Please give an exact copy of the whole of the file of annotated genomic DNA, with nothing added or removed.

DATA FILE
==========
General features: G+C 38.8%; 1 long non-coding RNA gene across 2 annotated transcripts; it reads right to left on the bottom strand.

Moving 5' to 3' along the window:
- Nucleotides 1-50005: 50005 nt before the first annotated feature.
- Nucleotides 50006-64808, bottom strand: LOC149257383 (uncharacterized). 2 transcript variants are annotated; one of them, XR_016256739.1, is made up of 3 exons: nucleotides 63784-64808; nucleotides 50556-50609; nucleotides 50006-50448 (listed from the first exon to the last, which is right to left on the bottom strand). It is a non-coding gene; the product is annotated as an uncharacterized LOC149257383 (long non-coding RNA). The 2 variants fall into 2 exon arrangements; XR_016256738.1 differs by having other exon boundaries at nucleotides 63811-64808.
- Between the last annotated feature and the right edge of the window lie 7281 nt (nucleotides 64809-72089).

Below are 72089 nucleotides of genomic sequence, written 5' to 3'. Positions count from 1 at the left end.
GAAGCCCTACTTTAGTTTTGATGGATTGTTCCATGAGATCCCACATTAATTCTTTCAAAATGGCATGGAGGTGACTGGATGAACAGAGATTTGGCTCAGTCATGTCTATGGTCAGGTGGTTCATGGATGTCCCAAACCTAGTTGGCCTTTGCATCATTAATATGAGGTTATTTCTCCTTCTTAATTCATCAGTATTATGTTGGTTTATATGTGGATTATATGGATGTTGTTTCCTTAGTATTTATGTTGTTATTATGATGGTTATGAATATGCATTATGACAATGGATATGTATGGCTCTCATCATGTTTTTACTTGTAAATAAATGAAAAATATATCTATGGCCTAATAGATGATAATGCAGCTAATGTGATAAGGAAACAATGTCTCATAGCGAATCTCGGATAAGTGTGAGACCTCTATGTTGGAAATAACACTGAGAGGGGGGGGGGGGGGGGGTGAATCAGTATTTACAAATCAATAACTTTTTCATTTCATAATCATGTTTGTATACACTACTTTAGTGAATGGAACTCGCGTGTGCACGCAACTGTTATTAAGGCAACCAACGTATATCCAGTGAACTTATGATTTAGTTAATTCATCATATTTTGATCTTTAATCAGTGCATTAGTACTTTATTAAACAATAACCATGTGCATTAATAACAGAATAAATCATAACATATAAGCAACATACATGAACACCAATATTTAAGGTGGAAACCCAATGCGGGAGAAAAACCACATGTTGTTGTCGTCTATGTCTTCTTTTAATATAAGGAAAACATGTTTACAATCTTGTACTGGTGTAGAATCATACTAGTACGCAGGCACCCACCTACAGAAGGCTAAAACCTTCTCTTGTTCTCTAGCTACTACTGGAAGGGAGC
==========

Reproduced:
General features: G+C 38.8%; 1 long non-coding RNA gene across 2 annotated transcripts; it reads right to left on the bottom strand.

Moving 5' to 3' along the window:
- Nucleotides 1-50005: 50005 nt before the first annotated feature.
- Nucleotides 50006-64808, bottom strand: LOC149257383 (uncharacterized). 2 transcript variants are annotated; one of them, XR_016256739.1, is made up of 3 exons: nucleotides 63784-64808; nucleotides 50556-50609; nucleotides 50006-50448 (listed from the first exon to the last, which is right to left on the bottom strand). It is a non-coding gene; the product is annotated as an uncharacterized LOC149257383 (long non-coding RNA). The 2 variants fall into 2 exon arrangements; XR_016256738.1 differs by having other exon boundaries at nucleotides 63811-64808.
- Between the last annotated feature and the right edge of the window lie 7281 nt (nucleotides 64809-72089).

Below are 72089 nucleotides of genomic sequence, written 5' to 3'. Positions count from 1 at the left end.
GAAGCCCTACTTTAGTTTTGATGGATTGTTCCATGAGATCCCACATTAATTCTTTCAAAATGGCATGGAGGTGACTGGATGAACAGAGATTTGGCTCAGTCATGTCTATGGTCAGGTGGTTCATGGATGTCCCAAACCTAGTTGGCCTTTGCATCATTAATATGAGGTTATTTCTCCTTCTTAATTCATCAGTATTATGTTGGTTTATATGTGGATTATATGGATGTTGTTTCCTTAGTATTTATGTTGTTATTATGATGGTTATGAATATGCATTATGACAATGGATATGTATGGCTCTCATCATGTTTTTACTTGTAAATAAATGAAAAATATATCTATGGCCTAATAGATGATAATGCAGCTAATGTGATAAGGAAACAATGTCTCATAGCGAATCTCGGATAAGTGTGAGACCTCTATGTTGGAAATAACACTGAGAGGGGGGGGGGGGGGGGGTGAATCAGTATTTACAAATCAATAACTTTTTCATTTCATAATCATGTTTGTATACACTACTTTAGTGAATGGAACTCGCGTGTGCACGCAACTGTTATTAAGGCAACCAACGTATATCCAGTGAACTTATGATTTAGTTAATTCATCATATTTTGATCTTTAATCAGTGCATTAGTACTTTATTAAACAATAACCATGTGCATTAATAACAGAATAAATCATAACATATAAGCAACATACATGAACACCAATATTTAAGGTGGAAACCCAATGCGGGAGAAAAACCACATGTTGTTGTCGTCTATGTCTTCTTTTAATATAAGGAAAACATGTTTACAATCTTGTACTGGTGTAGAATCATACTAGTACGCAGGCACCCACCTACAGAAGGCTAAAACCTTCTCTTGTTCTCTAGCTACTACTGGAAGGGAGC